Date: January 1, 1976
Creator: Underhill, Gary K.; Carlson, Ronald A.; Clendinning, William A.; Erdos, Jozsef; Gault, John; Hall, James W. et al.
Partner: UNT Libraries Government Documents Department

Hydrocarbon evaluation proposed southeastern New Mexico radioactive material storage site Eddy County, New Mexico. Volume I. Discussion

Description: The proposed radioactive waste material storage site is located in the northern portion of the Delaware Basin. No hydrocarbon production exists within the current boundaries of the ''site area'', but oil and gas are being produced from 60 wells in a 368 square-mile area around the site. These wells produce from the Delaware, Bone Springs, Wolfcamp, Strawn, Atoka and Morrow zones at a total rate of about 22,682 MCF of gas and 429 barrels of oil per day. This area is considered to be potentially rich in hydrocarbon reserves and the lack of fuller development and exploration drilling is due primarily to low gas prices, lack of sales outlets and/or pipelines and moratoriums on drilling in the potash areas. Proved producing and proved nonproducing reserves are present in two wells in the Los Medanos Field area immediately adjacent to the southwest corner of the ''site area''. In addition, proved undeveloped, probable and possible reserves exist at six potential drilling locations in the Los Medanos Field. Further, probable and possible reserves were assigned to fifteen other potential drilling locations in the northwest and south-central portions of the ''site area''. Total future economically recoverable reserves projected for these wells are 62,253,244 MCF of gas and 409,628 barrels of oil. The future net undiscounted revenue to the oil operators was determined to be $48,410,821. The discounted future net revenue is $21,216,899, discounted at 10 percent per annum. The fair market value for these projected reserves is $12,730,139, assuming a fair market factor of 0.60.
Date: September 1, 1976
Partner: UNT Libraries Government Documents Department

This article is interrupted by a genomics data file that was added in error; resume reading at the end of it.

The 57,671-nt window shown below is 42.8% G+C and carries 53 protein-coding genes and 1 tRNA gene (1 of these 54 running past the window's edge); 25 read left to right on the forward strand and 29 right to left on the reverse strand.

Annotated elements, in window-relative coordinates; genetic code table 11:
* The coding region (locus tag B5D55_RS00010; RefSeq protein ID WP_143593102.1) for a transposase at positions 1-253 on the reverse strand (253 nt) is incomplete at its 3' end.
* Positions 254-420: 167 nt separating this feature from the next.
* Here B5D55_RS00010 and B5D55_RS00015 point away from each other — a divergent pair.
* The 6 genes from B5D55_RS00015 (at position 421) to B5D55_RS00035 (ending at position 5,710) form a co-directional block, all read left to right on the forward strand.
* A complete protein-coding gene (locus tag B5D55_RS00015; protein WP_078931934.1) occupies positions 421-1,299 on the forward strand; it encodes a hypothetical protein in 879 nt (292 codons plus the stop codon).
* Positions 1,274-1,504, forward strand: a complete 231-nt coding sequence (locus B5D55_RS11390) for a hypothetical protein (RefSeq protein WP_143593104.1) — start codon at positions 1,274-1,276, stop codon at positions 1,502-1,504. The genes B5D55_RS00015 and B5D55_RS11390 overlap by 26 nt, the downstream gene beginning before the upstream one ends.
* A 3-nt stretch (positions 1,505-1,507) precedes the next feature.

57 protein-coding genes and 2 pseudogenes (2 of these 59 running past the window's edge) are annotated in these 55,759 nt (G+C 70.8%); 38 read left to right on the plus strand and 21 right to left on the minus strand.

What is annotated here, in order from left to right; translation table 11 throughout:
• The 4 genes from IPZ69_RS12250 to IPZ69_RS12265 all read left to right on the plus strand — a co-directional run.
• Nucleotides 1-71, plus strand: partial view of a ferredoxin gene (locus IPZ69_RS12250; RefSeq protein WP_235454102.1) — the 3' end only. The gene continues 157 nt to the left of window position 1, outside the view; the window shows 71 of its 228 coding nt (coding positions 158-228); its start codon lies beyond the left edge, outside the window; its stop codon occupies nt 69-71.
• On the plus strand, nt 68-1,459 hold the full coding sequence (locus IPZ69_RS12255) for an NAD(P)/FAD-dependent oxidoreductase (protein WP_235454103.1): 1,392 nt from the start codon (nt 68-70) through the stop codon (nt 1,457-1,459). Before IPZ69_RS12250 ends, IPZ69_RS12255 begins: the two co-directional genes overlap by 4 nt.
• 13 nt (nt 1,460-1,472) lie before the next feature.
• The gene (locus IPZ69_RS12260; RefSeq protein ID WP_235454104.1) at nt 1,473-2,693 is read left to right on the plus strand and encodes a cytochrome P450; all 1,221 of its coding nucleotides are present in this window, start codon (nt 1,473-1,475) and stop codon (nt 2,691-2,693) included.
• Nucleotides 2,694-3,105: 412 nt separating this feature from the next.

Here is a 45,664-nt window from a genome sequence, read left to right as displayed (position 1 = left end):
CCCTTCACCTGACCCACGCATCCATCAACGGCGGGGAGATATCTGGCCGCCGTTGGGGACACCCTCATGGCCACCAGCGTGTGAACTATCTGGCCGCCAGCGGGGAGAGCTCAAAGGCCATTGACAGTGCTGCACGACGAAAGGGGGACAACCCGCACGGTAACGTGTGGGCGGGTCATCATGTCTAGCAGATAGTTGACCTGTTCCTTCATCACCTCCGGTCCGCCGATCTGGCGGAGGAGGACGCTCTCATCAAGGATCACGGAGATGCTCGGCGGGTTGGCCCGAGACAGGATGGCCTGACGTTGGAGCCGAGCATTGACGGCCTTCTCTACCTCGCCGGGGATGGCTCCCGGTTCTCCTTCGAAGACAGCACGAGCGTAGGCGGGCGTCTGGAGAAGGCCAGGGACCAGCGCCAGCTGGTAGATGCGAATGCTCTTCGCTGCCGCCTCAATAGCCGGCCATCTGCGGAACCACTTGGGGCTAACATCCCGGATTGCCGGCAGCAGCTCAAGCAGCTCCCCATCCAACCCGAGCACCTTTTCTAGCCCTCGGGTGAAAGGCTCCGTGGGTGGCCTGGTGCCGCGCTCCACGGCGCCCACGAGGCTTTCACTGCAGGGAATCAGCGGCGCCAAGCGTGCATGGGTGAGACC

100,000 quads of natural gas

Description: Of the various possible unconventional natural gas resources that have been examined, the most recent, and by far the largest, is that which is dissolved in the hot salt water within the geopressurized zones of the Gulf Coast. Recent assessments have estimated that the amount of gas contained in these waters, underlying about 150,000 sq. mi. of Texas and Louisiana--both onshore and offshore--is between 60,000 and 100,000 quads. In addition to the natural gas, there is a huge potential for producing electric power from the heat content of the fluid, as well as other potential uses for hot water. The net value of this geothermal heat may be about half that of the natural gas. The major problems associated with commercial production of the fluids from these zones and the extraction of energy from the heat and pressure of the fluid are discussed and the long-term potential is estimated. It appears likely that commercial production will depend upon the existence of uncontrolled prices for natural gas and the satisfactory resolution of various legal, environmental, and institutional problems, all of which are likely to require considerable effort. Although the production potential from the Gulf Coast zones might be accurately estimated after a decade or so of active research and development, at present the long-term potential appears to be between 4 percent and 50 percent of the fluid within the reservoirs that are eventually developed. Although the costs of production of gas and electric power from this resource may not be cheap, the principal reservoirs should be relatively easy to locate in the onshore Gulf region because of the existing data available from the vast number of wells that have already been drilled.
Date: October 1, 1976
Creator: Brown, W.M.
Partner: UNT Libraries Government Documents Department

Drilling for energy resources

Description: Drilling is integral to the exploration, development, and production of most energy resources. Oil and natural gas, which are dependent on drilling technology, together account for about 77% of the energy sources consumed in the US. Thus, the limitations of current drilling technology also restrict the rate at which new energy supplies can be found, extracted, and brought to the marketplace. The purpose of the study reported was to examine current drilling technology, suggest areas where additional research and development (R and D) might significantly increase drilling rates and capabilities, and suggest a strategy for improving drilling technology. An overview is provided of the US drilling industry. The drilling equipment and techniques now used for finding and recovering oil, natural gas, coal, shale oil, nuclear fuels, and geothermal energy are described. Although by no means exhaustive, these descriptions provide the background necessary to adequately understand the problems inherent in attempts to increase instantaneous and overall drilling rates.
Date: January 1, 1976
Partner: UNT Libraries Government Documents Department